And there's the lie. He hit me; pushed me into that door. I didn't trip. It wasn't an accident. He didn't push me playfully, and it just so happened that my nose got caught in the door. Yes, it sounds incredible, doesn't it? It is incredible. But that's what I told myself, these four years. He pushed me into a door, he didn't mean to do it, it's not like he punched me. That's what I said to myself. To him I said nothing; I sensed I wasn't allowed to speak. To my parents, and my friends, and my family, and all of our other well-wishers I said I'd tripped. Nothing at all to do with him.

And that was my first lie. And that was how I came to attend my own wedding with a broken nose and two black eyes. And that is why when people say "oh, I don't regret the things I've done; it's the things I didn't do I regret more" I look at them with disbelief. Because the most idiotic thing I ever did was marry that monster.


There's a poem, I wonder if you've read it? It is a poem from the perspective of a victim of domestic abuse, a "battered wife" they call it. It speaks of the perpetrator not being all bad because he bought the victim, his wife, flowers today, or chocolates today, or whatever. That poem is very sad. It's sad because it gives the impression that the abusive husband is mostly benevolent, but only has a mild temper problem. And it gives the impression that he's apologetic, afterwards. Many people believe this, many men believe this, many women believe this, which is scary.

No, because that first time, I looked at him. I expected him to be shocked, as I was. I still am, but that's besides the point. I expected to see immediate regret cloaking his face. It didn't. I searched his eyes for the merest hint of remorse, and yet it wasn't there. I looked away, when I didn't find it. Didn't want to acknowledge the bitter truth: he wasn't sorry because it hadn't been an accident. He hurt me, in such a way that even now I could never imagine hurting him, even now it pains me to think of anyone suffering that pain, not least someone I love. Love, oh ha ha.

I remember the pain, the physical pain, throbbing across my face, ear to ear. I remember it so vividly, like it was only yesterday. I remember the mental anguish, too. Please, I silently begged of him; please, please be shocked, please be sorry, please promise me it will never happen again. Please.

He didn't. I was afraid of him. I knew then that the lack of regret, coupled with my fear, spelled trouble. Heck, everyone who reads this will know. You will be silently cursing my stupidity. Some of you. For the worrying thing is that it's believed one in five men and one in ten women think it okay for a woman to be abused by her husband. Note, abused. Not, beaten, once or twice, or even slapped occasionally, but abused. And that is why I need to write this.

I'm not so foolish or egotistical to think to myself, if only I can save one person from this misery, it will all be worth it. I know I won't save anyone, only they can do that. And it's a long hard path, at least from the other side. From this side, it's the most pleasant journey you could ever take.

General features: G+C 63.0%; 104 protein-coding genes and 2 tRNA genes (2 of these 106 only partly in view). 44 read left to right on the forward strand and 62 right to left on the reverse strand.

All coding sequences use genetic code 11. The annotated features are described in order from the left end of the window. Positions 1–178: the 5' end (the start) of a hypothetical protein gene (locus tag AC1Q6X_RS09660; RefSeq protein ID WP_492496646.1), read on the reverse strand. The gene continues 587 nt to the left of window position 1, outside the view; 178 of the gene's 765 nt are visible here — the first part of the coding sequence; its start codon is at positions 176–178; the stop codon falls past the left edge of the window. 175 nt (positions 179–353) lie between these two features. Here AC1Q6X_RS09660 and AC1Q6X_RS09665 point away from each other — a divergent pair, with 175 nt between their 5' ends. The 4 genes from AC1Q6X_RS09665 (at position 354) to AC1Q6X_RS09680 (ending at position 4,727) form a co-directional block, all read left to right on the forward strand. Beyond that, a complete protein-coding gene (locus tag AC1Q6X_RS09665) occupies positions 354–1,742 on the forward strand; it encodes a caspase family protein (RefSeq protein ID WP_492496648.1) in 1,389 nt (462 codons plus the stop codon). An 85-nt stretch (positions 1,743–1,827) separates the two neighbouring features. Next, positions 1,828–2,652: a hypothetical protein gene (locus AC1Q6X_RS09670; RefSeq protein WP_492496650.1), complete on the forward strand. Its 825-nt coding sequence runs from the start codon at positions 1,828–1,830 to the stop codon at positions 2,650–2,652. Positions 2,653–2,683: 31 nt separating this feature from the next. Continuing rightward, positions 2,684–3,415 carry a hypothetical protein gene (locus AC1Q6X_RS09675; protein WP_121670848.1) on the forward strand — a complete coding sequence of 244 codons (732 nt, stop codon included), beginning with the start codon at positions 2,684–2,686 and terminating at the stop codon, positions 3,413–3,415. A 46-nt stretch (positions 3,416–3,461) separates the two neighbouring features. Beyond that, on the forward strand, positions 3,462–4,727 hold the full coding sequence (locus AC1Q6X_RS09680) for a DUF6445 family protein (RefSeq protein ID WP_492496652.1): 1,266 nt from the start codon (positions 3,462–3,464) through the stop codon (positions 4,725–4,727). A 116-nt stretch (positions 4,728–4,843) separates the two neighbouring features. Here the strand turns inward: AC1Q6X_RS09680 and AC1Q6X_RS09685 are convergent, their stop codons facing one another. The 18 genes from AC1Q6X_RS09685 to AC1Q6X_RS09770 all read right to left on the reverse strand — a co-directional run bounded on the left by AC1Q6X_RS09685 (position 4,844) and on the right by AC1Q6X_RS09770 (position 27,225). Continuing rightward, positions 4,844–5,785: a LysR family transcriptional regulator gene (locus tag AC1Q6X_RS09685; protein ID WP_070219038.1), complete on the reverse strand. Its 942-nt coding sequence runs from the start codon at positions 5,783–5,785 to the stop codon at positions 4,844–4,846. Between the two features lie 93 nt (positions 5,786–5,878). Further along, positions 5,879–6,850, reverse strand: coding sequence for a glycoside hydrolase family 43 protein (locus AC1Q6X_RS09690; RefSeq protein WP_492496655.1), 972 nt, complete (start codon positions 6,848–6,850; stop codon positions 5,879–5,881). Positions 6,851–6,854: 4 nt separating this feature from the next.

For half an hour I silently, and fruitlessly, begged. He came out of it, after that, and apologised.
"I'm sorry for hurting your face." He muttered. "It was an accident."
"I know".
It wasn't an accident though, and we both knew that. I smiled, relieved that the past half hour had come to a rest. Now we would be back to normal, I hoped. But that's when the thoughts begun.

"It wasn't an accident. How dare he make out it was. How dare he not even ask if I am in pain. How dare he not offer to take me to a hospital."
"He didn't mean to do it. It's pre-wedding jitters, everyone had heard of them. I haven't told him I'm in pain, therefore how is he supposed to know? He isn't a mind reader."

And so they went on. And on, and on. I was desperate to tell someone. My mum, my best friend, anyone. But I couldn't. Because telling someone would mean facing up to the issue that I was about to become one of these statistics of abused women, and I couldn't do that. Not yet. Not that day, two days before getting married.


As with all reviews of this type, ignore the ratings. Please.

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Comments on this review

  • maureenhastie published 28/06/2007
    Hi This was a very good review I have been there in the same situation. Have been away from him for two years but the healing process has been a long one, it is so easy for anyone to end up in this situation because these kind of men are actually very clever, and can always convince you that had you acted differently they would not have hit you. But they would have, because they need to have that control because basicly they are very insecure.
  • dbirse published 04/04/2007
    Very Good.
  • fritzthecat published 06/08/2006
    This is superb and very intense. I sincerely hope that you have posted this in the "Fiction" category as it is only fiction and nothing else. Sandra
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Product Information : Fiction

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Listed on Ciao since: 15/11/2001